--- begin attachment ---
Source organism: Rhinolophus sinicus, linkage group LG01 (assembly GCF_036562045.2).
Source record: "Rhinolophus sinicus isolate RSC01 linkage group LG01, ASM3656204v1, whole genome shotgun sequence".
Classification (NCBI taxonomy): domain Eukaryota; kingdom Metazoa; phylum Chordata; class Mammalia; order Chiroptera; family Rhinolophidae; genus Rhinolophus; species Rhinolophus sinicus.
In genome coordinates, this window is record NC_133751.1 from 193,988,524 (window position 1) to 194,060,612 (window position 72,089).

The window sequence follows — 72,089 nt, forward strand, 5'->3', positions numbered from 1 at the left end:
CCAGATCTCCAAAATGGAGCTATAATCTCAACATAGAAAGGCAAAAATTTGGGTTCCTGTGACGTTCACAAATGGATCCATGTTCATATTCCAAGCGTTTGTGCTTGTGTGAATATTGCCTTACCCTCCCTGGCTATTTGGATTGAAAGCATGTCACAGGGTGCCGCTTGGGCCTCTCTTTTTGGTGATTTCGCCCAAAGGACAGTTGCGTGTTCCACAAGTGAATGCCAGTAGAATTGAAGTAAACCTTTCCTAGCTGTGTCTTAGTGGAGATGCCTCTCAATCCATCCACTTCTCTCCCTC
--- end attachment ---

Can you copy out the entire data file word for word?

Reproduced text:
Source organism: Rhinolophus sinicus, linkage group LG01 (assembly GCF_036562045.2).
Source record: "Rhinolophus sinicus isolate RSC01 linkage group LG01, ASM3656204v1, whole genome shotgun sequence".
Classification (NCBI taxonomy): domain Eukaryota; kingdom Metazoa; phylum Chordata; class Mammalia; order Chiroptera; family Rhinolophidae; genus Rhinolophus; species Rhinolophus sinicus.
In genome coordinates, this window is record NC_133751.1 from 193,988,524 (window position 1) to 194,060,612 (window position 72,089).

The window sequence follows — 72,089 nt, forward strand, 5'->3', positions numbered from 1 at the left end:
CCAGATCTCCAAAATGGAGCTATAATCTCAACATAGAAAGGCAAAAATTTGGGTTCCTGTGACGTTCACAAATGGATCCATGTTCATATTCCAAGCGTTTGTGCTTGTGTGAATATTGCCTTACCCTCCCTGGCTATTTGGATTGAAAGCATGTCACAGGGTGCCGCTTGGGCCTCTCTTTTTGGTGATTTCGCCCAAAGGACAGTTGCGTGTTCCACAAGTGAATGCCAGTAGAATTGAAGTAAACCTTTCCTAGCTGTGTCTTAGTGGAGATGCCTCTCAATCCATCCACTTCTCTCCCTC